Playground Safety Checklist
Each year in the United States, approximately 150,000 children are treated in hospital emergency rooms for playground-related injuries. Whether your child is playing in your back yard, at a local playground or in the park, be on the lookout for unsafe playing conditions.

• Choose play areas that are well maintained. Avoid playgrounds with broken or missing equipment, loose parts, jagged edges, rust, rot or termite infestation. Athletic equipment, such as soccer goals and basketball posts, should be well padded and firmly anchored in the ground. Avoid play areas with excessive litter, broken glass or standing water.

• Make sure that nearby electrical equipment – air conditioners, generators, switchboxes – is inaccessible.

• Check that the play area is inaccessible to the street.

• Make sure equipment is spaced so that children do not fall from one activity into another, and can move safely between pieces of equipment. Swings should be at least 2 feet apart. (Explain to children the dangers of walking in front of and behind moving swings. Supervise swing play closely.)

• Platforms and ramps should have rails or barriers. (Falls from equipment account for two-thirds of emergency-room visits for playground injuries.) Equipment should be no higher than 7 feet for school-age children and 6 feet or lower for preschool children.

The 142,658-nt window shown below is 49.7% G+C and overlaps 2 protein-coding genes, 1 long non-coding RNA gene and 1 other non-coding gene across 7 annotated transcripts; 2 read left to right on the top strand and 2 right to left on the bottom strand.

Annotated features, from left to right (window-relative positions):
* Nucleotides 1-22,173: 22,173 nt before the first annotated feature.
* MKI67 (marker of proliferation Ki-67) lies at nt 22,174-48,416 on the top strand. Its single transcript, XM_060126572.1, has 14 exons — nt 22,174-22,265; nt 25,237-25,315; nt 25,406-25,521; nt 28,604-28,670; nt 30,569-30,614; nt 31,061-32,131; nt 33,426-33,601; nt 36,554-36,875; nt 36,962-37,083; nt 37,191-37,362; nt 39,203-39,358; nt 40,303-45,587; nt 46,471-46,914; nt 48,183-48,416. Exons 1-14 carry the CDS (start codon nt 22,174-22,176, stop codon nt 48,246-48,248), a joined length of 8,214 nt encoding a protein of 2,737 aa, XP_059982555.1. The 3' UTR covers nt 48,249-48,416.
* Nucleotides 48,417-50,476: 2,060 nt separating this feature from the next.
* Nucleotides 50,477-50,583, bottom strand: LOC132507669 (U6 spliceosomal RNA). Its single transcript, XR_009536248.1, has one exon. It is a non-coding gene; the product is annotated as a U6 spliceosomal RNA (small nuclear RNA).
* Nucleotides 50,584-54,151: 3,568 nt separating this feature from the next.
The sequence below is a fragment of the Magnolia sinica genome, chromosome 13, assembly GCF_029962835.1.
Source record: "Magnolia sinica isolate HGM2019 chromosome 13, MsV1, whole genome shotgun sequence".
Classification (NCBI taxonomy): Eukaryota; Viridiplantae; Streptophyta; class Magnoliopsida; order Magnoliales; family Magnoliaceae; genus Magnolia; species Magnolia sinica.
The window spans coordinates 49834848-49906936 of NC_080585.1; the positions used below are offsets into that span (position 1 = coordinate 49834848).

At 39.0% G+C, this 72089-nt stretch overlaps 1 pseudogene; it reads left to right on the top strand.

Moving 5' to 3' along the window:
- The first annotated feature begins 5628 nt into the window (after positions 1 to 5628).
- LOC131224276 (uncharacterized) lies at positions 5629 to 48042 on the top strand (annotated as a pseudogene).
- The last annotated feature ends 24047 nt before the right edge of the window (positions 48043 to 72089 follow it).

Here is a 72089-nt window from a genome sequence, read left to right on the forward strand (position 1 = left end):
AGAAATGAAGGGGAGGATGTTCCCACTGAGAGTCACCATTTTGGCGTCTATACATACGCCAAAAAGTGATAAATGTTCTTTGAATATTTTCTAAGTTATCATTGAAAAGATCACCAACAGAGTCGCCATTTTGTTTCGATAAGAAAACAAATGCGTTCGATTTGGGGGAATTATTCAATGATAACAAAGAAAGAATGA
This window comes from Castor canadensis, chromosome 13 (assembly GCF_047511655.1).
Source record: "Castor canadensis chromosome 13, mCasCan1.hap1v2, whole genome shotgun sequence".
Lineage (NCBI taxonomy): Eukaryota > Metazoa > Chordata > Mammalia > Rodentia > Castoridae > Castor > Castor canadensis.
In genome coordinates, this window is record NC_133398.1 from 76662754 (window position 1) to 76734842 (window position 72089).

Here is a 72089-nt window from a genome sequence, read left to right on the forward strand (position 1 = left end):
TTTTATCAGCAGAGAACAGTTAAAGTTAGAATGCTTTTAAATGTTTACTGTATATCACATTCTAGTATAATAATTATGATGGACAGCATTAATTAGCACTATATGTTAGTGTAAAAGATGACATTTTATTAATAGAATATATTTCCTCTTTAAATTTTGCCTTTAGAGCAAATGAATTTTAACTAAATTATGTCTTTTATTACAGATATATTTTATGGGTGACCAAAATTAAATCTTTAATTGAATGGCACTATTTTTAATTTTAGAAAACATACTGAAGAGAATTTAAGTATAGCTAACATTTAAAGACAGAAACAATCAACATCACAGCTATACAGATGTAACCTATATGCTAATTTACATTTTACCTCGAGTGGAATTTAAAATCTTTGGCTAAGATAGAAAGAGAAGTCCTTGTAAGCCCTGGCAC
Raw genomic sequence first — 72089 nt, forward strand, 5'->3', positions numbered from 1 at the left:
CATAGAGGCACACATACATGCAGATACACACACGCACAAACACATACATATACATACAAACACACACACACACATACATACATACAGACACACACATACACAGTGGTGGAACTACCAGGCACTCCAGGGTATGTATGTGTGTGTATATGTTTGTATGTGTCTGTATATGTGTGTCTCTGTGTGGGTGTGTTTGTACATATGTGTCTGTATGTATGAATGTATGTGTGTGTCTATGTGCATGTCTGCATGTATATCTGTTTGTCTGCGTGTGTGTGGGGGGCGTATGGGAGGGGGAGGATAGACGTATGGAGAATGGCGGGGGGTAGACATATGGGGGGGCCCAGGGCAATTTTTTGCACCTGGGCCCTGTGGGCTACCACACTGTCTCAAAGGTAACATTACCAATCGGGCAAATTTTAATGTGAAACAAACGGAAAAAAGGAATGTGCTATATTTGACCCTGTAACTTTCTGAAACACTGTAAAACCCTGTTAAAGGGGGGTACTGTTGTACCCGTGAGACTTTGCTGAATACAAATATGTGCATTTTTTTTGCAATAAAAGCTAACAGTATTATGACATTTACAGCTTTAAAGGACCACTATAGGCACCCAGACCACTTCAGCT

• Check that impact-absorbent surfaces are placed under all potential fall zones. About 9 to 12 inches of clean sand, bark mulch or pea gravel provides the safest surface beneath play equipment. Avoid playgrounds with hard surfaces, such as asphalt, concrete or hard-packed earth.

• Look for rotting wood or rusting metal. This sort of disintegration, particularly at ground level, can cause play structures to collapse.

• Check the anchoring of play equipment. Concrete footings should be recessed 4 to 6 feet beneath the base ground and should be covered with a resilient material.

• Beware of strangulation hazards – loose ropes, cables or wires, protruding bolts, S-hooks or other hardware that can entrap clothing, jewelry or limbs.

• Look for small areas that can entrap a child’s body or head. Spaces between 3-1/2 to 9 inches wide can be very dangerous.

Remember, even on the safest playgrounds, there is no substitute for supervision.